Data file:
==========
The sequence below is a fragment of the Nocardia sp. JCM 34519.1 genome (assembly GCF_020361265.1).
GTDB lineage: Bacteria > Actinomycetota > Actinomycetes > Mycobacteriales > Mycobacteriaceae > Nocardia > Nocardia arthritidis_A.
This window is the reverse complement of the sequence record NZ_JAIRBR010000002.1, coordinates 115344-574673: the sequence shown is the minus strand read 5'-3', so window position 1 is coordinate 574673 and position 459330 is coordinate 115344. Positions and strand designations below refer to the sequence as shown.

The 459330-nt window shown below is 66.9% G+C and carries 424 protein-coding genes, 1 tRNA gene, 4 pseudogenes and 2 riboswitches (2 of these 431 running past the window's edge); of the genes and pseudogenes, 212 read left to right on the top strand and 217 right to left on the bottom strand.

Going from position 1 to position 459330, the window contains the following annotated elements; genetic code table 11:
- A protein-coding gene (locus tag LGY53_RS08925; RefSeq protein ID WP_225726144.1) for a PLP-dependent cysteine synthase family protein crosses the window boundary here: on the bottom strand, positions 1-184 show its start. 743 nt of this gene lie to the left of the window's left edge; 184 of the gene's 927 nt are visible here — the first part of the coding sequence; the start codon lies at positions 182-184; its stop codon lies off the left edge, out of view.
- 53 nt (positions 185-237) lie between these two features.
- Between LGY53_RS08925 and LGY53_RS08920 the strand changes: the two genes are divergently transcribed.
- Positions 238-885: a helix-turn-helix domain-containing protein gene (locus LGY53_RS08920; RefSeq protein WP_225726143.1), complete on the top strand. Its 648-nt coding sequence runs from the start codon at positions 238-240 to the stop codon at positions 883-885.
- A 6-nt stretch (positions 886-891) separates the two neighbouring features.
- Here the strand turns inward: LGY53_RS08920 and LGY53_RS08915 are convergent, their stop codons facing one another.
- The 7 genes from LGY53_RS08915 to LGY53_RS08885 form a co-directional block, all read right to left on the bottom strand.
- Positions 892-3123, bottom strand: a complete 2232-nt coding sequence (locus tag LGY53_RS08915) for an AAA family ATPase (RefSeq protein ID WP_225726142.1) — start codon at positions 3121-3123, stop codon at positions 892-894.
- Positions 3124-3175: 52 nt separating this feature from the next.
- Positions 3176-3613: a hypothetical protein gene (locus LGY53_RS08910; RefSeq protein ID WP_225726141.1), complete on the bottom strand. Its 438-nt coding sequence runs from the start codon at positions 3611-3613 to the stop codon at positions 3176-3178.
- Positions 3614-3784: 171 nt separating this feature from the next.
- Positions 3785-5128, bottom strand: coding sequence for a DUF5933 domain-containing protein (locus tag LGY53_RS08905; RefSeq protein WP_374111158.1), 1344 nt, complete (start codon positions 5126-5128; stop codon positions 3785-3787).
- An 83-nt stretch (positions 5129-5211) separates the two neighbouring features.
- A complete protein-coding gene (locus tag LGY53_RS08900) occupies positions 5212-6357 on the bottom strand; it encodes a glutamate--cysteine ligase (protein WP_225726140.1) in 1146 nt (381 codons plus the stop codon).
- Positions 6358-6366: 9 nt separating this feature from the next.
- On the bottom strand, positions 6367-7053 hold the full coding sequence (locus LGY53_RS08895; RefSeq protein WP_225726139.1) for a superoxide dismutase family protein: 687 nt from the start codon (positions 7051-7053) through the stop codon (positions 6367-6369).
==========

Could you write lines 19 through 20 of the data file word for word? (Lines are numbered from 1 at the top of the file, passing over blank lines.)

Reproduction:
- A complete protein-coding gene (locus tag LGY53_RS08900) occupies positions 5212-6357 on the bottom strand; it encodes a glutamate--cysteine ligase (protein WP_225726140.1) in 1146 nt (381 codons plus the stop codon).
- Positions 6358-6366: 9 nt separating this feature from the next.